(ii) investment returns earned on such contributions

Thus, the actuarial risk, that is benefits would be less than expected and investment risk, that is, assets invested would not be sufficient to pay for the expected benefits, both fall on the employee.

Furthermore, there can be cases where the employee benefit obligation is not just restricted to the amount that such an enterprise agrees to contribute towards the fund. These include the cases when the enterprise has an obligation via:

(i) a plan benefit formula that is not linked only to the amount of contributions

(ii) guarantee of a specified returns on the contribution either indirectly via a plan or directly

(iii) informal practices that lead to an obligation

Recognition and Measurement

Whenever an employee provides service to an enterprise during an accounting period, the enterprise must identify the the contribution payable to a defined contribution plan in exchange for that service.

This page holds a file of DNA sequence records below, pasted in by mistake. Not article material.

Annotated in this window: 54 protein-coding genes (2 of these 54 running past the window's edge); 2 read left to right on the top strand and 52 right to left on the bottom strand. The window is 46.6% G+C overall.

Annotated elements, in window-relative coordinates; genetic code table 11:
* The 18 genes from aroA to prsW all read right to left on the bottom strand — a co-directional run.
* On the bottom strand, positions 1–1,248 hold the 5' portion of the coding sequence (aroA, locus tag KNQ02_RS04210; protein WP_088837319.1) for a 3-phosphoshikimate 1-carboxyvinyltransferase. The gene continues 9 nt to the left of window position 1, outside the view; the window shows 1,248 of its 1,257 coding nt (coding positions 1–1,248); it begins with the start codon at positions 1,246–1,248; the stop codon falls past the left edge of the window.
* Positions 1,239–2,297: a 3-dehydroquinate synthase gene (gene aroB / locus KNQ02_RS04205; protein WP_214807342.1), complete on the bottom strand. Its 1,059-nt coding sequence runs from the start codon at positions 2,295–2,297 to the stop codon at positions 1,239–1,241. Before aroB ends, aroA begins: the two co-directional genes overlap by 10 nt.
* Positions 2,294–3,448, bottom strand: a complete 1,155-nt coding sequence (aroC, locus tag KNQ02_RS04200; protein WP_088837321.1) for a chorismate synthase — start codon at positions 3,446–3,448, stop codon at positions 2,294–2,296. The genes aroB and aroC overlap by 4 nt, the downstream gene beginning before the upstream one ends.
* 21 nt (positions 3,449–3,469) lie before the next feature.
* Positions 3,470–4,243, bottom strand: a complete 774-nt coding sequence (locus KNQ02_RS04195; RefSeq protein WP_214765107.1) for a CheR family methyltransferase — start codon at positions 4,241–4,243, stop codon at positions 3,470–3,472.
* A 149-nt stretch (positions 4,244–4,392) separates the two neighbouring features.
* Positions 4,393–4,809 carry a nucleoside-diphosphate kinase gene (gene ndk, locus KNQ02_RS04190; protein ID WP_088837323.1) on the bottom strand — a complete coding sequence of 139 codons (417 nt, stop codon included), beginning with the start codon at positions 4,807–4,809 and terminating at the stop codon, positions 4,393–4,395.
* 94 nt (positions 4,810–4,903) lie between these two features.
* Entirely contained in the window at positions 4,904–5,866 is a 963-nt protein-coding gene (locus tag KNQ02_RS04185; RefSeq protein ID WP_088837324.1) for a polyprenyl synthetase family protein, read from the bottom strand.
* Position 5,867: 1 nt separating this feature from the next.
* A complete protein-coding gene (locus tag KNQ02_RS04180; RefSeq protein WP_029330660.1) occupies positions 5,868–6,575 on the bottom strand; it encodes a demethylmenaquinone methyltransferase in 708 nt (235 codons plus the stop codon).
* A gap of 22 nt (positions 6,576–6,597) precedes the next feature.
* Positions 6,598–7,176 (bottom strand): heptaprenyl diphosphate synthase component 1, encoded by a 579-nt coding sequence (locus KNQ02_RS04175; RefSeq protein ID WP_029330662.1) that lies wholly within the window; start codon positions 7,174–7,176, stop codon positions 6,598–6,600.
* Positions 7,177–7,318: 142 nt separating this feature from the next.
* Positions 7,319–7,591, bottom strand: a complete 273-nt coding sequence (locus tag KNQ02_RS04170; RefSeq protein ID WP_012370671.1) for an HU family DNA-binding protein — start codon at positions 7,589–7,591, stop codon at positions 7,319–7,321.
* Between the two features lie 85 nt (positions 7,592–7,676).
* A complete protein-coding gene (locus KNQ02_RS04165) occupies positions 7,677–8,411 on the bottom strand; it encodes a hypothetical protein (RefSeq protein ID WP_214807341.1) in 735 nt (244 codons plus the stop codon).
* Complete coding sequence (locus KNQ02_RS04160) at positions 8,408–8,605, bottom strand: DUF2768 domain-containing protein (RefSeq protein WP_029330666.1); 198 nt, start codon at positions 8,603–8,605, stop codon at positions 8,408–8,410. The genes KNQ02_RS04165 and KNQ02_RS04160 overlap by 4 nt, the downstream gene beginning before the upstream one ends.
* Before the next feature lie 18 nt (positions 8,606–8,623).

Such employee benefits are recognized as:

(i) a liability after deducting any amount of contribution already been paid. Furthermore, if the amount of contribution already paid is more than the contribution due for service before the date of the balance sheet, such excess contribution should be recognized as an asset. This prepayment should be identified as an asset in such a way that it results in reduction in future employee benefit payment or cash refund.

(ii) as an expense till the time any other accounting standard permits contribution to be included in the cost of the asset.

Furthermore, there can be cases where contributions made to the Defined Contribution Plan do not become due wholly within 12 months after the end of the period after which the employees provide related service.

In such cases, contributions should be discounted using Discount rate as specified in the accounting standard 15.

(II) What Are Defined Benefit Plans?

As per Defined Benefit Plans the enterprise has an obligation to extend the agreed benefits to both the current as well as the former employees. Furthermore, the actuarial risk, that is benefits would cost more than expected and investment risk, both fall on the enterprise.